China described Vietnam’s claim to disputed South China Sea islands as “ridiculous” on Monday, as tension rises over competing claims of sovereignty in waters believed to be rich in oil and natural gas.

China claims almost the entire South China Sea, rejecting rival claims to parts of it from Vietnam, the Philippines, Taiwan, Malaysia and Brunei in one of Asia’s most intractable disputes and a possible flashpoint. It also has a separate maritime dispute with Japan over islands in the East Sea.

The row with Vietnam intensified this month after China dispatched an oil rig to an area near the disputed Paracel islands.

Vietnam’s Foreign Ministry held a press conference on Friday when officials stressed the country’s historical claim to the Paracels.

“Historical and legal evidence shows that Vietnam has absolute sovereignty in the Paracel and Spratly archipelagos,” said Tran Duy Hai, deputy head of Vietnam’s National Border Committee.

Chinese Foreign Ministry spokesman Qin Gang disagreed.

“Seeing that the Vietnamese Foreign Ministry held a press conference last Friday on the subject, I felt it was extremely ridiculous,” he said at a briefing on Monday. “The Paracels are the indisputable territory of the Chinese people.”

Qin said the Paracels had been part of Chinese territory since the Han dynasty, and that Chinese explorers had first discovered the islands.

Source: Reuters “China says Vietnam claims to disputed islets ‘ridiculous’”

Related posts:

  • Manila’s Philex plans to drill in disputed waters even without partner dated yesterday
  • Philippines’ Aquino says China violates informal code on sea dated May 19, 2014
  • China’s Offensives in South China Sea: Coordinated with Russia’s in Ukraine? dated yesterday
  • China blames Vietnam, says will not cede inch of disputed territory dated May 16, 2014
  • China Takes the Offensive in South China Sea Disputes by Its Oil Rig Move dated May 21, 2014
  • Tensions surge in South China Sea as China locks horns with Philippines, Vietnam dated May 7, 2014

China’s New Hydrophonic Detection Net Able to Detect US Nuclear Submarine


According to China Science Daily’s report, China has completed the establishment at Lingshui, Hainan Province its national marine acoustics research base, which is its first hydrophonic observation and detection net.

According to Taiwan comments, that is China’s first public report on the completion of its sonar observation and detection array at the bottom of the South China Sea. However, according to US military analysts, China’s newly established hydrophonic detection system will not only improve by several dozen times Chinese navy’s anti-submarine capability, but also make it difficult for enemy submarines to track and reconnoiter Chinese submarines.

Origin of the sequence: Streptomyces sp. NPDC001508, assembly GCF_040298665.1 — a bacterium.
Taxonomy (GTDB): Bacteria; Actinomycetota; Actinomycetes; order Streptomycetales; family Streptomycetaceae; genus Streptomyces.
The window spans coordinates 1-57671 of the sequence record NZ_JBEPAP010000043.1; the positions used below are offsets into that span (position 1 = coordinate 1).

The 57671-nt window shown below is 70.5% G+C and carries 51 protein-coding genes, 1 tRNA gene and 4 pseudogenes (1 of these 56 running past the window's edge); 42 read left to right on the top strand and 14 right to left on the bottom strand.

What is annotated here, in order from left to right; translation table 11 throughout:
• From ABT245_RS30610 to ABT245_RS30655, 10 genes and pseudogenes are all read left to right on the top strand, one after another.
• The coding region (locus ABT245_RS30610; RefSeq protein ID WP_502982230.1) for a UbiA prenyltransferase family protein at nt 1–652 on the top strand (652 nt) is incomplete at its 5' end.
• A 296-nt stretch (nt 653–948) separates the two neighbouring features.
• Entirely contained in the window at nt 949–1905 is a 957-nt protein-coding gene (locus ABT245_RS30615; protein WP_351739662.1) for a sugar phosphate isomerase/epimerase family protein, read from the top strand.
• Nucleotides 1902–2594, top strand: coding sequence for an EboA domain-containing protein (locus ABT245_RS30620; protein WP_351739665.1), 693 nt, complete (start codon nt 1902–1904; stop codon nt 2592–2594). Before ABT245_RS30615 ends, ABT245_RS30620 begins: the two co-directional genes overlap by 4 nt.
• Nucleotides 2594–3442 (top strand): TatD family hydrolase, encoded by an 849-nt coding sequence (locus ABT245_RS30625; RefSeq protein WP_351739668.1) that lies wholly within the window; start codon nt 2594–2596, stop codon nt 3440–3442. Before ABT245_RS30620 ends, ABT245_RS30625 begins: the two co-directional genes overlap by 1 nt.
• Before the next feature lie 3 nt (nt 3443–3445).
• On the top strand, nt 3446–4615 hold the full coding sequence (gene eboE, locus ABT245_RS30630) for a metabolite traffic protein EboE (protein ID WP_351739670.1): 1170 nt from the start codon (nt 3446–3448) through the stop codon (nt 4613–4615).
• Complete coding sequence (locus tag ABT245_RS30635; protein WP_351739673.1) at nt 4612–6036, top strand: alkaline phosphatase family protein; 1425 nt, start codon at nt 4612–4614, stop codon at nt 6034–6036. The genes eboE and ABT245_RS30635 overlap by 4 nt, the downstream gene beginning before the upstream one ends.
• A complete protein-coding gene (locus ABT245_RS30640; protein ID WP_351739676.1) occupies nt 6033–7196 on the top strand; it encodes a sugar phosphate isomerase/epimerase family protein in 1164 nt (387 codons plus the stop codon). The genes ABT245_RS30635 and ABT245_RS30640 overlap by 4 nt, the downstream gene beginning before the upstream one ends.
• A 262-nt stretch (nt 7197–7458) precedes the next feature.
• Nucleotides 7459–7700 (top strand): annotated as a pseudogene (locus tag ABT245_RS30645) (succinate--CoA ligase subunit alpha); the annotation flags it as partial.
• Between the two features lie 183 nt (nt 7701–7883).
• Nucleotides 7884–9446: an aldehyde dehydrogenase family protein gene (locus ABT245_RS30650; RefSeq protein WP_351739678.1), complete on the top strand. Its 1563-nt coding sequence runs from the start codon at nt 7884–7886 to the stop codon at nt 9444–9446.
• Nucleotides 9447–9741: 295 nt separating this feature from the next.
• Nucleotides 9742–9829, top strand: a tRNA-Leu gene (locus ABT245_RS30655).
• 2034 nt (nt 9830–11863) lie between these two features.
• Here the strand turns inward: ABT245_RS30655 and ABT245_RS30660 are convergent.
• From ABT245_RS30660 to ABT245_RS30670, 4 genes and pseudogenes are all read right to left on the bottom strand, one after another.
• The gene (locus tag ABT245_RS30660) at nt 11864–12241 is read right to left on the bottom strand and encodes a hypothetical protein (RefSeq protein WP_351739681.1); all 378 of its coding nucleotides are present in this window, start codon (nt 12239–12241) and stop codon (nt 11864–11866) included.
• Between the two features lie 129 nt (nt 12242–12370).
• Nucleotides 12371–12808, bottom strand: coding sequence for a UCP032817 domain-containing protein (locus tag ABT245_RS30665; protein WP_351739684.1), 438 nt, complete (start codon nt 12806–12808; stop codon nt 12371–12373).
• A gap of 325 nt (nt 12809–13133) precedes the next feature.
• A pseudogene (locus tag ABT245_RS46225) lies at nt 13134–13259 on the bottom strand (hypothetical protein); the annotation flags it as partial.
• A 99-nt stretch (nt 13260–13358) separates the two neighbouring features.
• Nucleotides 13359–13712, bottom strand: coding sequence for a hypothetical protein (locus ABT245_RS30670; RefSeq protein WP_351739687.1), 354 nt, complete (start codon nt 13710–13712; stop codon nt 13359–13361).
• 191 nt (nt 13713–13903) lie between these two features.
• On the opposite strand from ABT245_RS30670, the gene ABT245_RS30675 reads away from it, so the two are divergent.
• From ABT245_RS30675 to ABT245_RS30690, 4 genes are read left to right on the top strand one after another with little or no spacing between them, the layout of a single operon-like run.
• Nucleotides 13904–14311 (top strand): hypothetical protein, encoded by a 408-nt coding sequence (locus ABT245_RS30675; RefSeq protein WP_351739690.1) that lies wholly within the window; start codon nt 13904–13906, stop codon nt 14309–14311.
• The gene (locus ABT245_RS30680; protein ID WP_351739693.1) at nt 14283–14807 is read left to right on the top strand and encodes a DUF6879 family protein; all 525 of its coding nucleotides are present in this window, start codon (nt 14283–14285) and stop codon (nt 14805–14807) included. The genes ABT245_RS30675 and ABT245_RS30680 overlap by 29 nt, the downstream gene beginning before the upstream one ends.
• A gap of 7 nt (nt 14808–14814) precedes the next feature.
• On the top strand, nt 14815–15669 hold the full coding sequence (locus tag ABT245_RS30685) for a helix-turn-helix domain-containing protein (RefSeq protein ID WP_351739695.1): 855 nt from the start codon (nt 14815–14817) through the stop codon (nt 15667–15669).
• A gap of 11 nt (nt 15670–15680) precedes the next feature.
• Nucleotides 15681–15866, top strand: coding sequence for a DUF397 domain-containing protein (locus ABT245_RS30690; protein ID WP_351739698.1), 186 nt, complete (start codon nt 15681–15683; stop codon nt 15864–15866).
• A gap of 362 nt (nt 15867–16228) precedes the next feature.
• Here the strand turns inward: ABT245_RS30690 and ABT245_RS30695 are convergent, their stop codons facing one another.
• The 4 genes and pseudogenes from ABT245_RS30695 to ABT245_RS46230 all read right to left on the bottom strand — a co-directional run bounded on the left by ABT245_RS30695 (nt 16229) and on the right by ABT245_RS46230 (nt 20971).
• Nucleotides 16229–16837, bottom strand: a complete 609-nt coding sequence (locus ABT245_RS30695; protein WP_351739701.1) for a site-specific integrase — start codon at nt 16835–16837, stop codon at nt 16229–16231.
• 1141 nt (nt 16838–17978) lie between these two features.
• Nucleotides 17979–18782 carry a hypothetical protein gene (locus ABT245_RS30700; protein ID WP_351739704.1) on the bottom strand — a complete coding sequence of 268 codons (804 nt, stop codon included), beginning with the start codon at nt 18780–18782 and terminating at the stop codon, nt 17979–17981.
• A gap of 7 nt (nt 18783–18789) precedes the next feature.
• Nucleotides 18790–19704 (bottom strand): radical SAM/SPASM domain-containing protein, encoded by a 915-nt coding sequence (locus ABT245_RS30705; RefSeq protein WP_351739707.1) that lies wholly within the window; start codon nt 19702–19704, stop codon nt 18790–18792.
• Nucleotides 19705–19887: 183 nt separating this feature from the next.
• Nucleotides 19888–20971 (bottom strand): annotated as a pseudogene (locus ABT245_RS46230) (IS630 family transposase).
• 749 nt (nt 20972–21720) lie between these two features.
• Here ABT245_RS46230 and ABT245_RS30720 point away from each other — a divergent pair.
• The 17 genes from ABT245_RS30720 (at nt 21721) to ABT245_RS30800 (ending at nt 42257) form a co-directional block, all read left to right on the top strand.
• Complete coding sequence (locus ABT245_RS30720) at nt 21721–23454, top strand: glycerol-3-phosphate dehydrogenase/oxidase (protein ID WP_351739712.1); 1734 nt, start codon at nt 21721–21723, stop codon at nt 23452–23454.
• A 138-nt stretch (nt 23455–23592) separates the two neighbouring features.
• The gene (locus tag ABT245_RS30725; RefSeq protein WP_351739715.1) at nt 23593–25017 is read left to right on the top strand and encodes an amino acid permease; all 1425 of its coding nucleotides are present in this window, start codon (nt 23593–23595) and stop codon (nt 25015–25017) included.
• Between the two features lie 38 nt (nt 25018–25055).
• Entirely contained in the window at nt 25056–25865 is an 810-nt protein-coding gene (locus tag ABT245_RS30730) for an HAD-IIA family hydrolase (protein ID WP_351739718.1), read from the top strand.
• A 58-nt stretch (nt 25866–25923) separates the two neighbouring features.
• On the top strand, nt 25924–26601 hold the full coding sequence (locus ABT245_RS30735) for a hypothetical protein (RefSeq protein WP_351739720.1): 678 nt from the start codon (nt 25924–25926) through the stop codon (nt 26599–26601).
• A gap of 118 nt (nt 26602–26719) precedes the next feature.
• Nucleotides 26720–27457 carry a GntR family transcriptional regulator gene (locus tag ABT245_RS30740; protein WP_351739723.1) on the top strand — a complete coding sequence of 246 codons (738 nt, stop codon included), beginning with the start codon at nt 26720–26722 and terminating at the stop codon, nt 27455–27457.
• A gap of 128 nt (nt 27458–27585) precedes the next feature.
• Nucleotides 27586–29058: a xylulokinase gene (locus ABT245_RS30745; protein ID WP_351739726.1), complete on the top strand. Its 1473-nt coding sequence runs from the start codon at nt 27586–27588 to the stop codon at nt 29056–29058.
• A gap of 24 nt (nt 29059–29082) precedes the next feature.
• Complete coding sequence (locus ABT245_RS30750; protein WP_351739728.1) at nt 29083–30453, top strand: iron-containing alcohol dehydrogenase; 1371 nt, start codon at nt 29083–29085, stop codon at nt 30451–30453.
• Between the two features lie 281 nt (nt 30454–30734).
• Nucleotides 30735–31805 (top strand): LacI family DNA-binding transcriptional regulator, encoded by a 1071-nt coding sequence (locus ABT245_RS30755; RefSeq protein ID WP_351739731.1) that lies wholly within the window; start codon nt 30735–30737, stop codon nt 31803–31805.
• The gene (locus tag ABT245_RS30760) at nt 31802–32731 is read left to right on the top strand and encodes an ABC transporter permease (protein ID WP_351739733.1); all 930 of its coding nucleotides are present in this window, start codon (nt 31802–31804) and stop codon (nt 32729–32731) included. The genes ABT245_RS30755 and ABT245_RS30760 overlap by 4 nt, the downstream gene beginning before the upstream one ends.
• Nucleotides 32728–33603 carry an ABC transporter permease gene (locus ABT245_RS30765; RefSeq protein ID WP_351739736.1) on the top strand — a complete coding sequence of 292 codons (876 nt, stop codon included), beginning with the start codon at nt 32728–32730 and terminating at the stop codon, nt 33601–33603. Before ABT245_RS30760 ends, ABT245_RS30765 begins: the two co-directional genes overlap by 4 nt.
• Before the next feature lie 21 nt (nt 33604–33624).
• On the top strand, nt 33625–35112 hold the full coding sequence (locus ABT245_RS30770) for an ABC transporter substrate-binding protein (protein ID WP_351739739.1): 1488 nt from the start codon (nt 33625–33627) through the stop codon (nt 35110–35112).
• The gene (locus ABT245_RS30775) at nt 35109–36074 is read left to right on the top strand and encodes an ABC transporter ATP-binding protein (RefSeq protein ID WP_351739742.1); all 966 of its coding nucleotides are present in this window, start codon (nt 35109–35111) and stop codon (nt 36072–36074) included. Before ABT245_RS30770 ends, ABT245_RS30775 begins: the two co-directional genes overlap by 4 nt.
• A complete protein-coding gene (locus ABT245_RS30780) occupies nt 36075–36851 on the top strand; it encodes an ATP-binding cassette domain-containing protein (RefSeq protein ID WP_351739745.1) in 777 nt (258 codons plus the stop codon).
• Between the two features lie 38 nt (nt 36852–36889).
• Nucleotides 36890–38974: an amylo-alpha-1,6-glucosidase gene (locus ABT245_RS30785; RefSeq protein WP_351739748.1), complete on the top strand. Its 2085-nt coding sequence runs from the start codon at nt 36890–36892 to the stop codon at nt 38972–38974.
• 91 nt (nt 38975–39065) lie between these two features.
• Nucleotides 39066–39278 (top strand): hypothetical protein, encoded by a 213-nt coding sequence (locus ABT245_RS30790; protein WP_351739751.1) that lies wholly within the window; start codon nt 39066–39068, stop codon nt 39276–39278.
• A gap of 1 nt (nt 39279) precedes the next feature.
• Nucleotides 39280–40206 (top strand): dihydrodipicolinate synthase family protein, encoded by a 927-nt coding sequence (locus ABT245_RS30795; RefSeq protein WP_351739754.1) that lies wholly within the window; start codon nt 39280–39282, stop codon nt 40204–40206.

Supported by the radar and observation network based on shore, Chinese navy’s capability to provide real-time underwater intelligence will be greatly enhanced. At the same time, it will be able to effectively deal with the submarines of various countries that are active in the South China Sea.

US military intelligence analysts believe, although it is alleged that the net is for both military and civil use, like the underwater sonar network that the US has set up along the navigation routes by which Chinese navy goes across the first and second island chains, it is specially used to reconnoiter enemy countries’ silent submarines. This set of China’s newest underwater reconnoiter sonar can accurately lock on the movements of US navy’s nuclear submarines.

Dong Jiayao: Well, in the intelligence it has been mentioned that China admits the establishment of its first coast-based underwater reconnoiter net, which is a challenge to US submarines. I would like to ask Mr. Ma, China has now taken the initiative to make public relevant underwater sonar reconnoiter network. Why is the US so nervous about that since it in fact also has corresponding network that constitutes a threat to China?

China has to seize Nansha (Spratly) Islands in order that its coast-based hydrophonic sonar can detect US nuclear submarines

Ma Dingsheng: First, a submarine battle with China is what the US fears most. Compared with aircraft carrier and ballistic missiles, submarines are more powerful. Therefore, it adopts the best method to deal with submarines. Now, if China has enhanced its hydrophonic detection ability many times, US submarines, especially nuclear submarines, will find that themselves under threat. If such sonar network can be set up in the South China Sea, its effect will be greatly enhanced. We know that most of the islands and reefs are now in enemy’s instead of China’s hands. Therefore, in order to set up an effective hydrophone detection network, China must first seize back the islands and reefs in the South China Sea.

Source: Phoenix Satellite TV’s Observation Post of Military Situation “China has set up hydrophonic detection net in the South China Sea, making the US worry that its nuclear submarines will be detected”